When the council met on January 16th, Doraville had been without a permanent city manager since May.  We did have an extremely qualified interim city manager – Regina Williams-Gates – whose resume included long-term stints at San Jose, California and Norfolk, Virginia. The “interim” status, however meant that she wasn’t fully empowered to make some important hiring decisions or to do much more than stabilize day-to-day city operations. I had identified this as a problem during my campaign for office, and it continued to concern me after being sworn in.

I heard from some residents who thought the city should conduct a new job search to get candidates we could interview. I can only speak for myself, but I was against this approach because I felt like it would take too long and potentially add more instability for the people who work at city hall, The time for an extensive search was in the Summer, shortly after this position opened up. At this point, I felt that we already had a capable interim city manager who was interested in coming on as the permanent city manager. We need someone in the city manager position now so that person can start filling several other open positions immediately (Finance Director, Public Works Director, Parks Director, and Clerk among them).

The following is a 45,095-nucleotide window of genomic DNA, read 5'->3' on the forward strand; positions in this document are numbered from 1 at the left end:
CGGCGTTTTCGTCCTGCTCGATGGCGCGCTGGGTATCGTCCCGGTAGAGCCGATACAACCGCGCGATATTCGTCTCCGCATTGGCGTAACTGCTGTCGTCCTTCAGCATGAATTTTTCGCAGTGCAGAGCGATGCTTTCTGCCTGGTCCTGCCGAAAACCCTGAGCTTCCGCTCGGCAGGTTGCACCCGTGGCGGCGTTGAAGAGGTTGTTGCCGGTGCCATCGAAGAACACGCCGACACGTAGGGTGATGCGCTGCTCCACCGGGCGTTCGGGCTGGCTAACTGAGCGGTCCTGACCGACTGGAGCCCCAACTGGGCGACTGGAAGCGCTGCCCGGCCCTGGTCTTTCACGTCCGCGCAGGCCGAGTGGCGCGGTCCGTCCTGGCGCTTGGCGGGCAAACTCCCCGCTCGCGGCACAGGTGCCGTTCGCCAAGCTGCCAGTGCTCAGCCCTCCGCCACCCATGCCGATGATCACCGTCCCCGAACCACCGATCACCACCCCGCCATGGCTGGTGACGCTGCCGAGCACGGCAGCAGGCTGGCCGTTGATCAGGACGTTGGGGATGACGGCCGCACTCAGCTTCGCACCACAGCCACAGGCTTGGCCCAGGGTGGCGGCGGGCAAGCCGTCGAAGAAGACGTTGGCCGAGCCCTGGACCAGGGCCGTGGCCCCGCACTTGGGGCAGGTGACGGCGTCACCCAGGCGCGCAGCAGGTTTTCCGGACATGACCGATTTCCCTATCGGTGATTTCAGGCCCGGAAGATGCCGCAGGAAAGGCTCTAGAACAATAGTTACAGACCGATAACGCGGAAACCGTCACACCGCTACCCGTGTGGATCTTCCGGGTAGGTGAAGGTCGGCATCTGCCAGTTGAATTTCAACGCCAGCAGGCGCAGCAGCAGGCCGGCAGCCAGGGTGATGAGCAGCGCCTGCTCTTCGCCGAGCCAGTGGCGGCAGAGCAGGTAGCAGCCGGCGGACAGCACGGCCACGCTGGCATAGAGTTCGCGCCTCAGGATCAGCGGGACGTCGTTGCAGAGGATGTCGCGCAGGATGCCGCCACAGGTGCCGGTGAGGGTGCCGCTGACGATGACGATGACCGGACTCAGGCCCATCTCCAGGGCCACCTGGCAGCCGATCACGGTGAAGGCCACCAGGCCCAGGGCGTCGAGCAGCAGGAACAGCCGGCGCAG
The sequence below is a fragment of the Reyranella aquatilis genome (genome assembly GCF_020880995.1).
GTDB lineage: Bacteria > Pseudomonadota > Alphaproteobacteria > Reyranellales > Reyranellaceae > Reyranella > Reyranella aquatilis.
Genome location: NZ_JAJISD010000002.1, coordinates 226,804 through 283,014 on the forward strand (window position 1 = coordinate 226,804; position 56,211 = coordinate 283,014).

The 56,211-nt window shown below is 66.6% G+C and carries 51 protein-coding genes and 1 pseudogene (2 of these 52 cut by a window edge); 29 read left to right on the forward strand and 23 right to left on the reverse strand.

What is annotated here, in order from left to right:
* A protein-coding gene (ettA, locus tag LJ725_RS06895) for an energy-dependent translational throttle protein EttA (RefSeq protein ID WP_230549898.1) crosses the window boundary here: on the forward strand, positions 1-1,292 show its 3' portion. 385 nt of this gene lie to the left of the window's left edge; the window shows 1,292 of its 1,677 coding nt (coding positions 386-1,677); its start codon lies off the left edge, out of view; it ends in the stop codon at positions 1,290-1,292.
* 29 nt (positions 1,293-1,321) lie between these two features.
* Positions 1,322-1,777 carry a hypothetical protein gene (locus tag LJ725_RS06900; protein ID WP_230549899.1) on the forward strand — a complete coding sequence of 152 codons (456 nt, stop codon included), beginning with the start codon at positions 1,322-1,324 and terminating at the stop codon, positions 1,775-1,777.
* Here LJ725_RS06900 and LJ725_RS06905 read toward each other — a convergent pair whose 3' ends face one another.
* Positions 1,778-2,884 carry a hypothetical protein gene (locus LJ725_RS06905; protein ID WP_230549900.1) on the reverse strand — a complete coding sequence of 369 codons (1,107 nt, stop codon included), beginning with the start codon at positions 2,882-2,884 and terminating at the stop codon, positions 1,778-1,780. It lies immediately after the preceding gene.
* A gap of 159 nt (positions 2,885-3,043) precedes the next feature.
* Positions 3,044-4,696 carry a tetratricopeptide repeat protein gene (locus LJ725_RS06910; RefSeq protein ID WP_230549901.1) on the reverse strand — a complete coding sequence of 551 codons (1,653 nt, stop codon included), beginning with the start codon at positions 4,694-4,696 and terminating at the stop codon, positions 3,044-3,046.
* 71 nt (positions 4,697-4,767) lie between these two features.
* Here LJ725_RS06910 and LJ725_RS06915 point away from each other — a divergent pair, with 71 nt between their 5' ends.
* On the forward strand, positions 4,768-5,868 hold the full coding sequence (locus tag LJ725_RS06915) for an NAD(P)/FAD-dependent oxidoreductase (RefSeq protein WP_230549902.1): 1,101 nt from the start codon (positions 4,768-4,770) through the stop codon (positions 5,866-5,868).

For these reasons, I voted along with the rest of the council to extend an offer to Ms Gates to be our permanent City Manager – an offer I’m pleased to say she accepted. There is a lot of work to be done, but I think we have made one step forward toward making it all happen.




Auto Oriented Business in PIB Marketplace – Feedback Requested

In 2016, Doraville completed a Comprehensive Plan that lays out its development roadmap for the next 20 years. To formulate this plan, the city put together a committee made up of residents, business owners, and other stakeholders (I was actually on this committee) – there were also meetings in different parts of the city that solicited broader resident input. The end result is a strong document that I believe accurately reflects what our residents would like to see Doraville become.

At the North part of our city, the plan identifies an area it calls the “PIB Marketplace” – it is adjacent to the Tilly Mill and Winters Chapel neighborhoods that has been identified for future mixed-use development, with an emphasis on walkability. Auto related businesses (gas stations, repair shops, etc) are not a part of the vision for this zone, and may hinder its creation. I have circled the Northernmost portion of the PIB Marketplace area on the city map below.

PIB Marketplace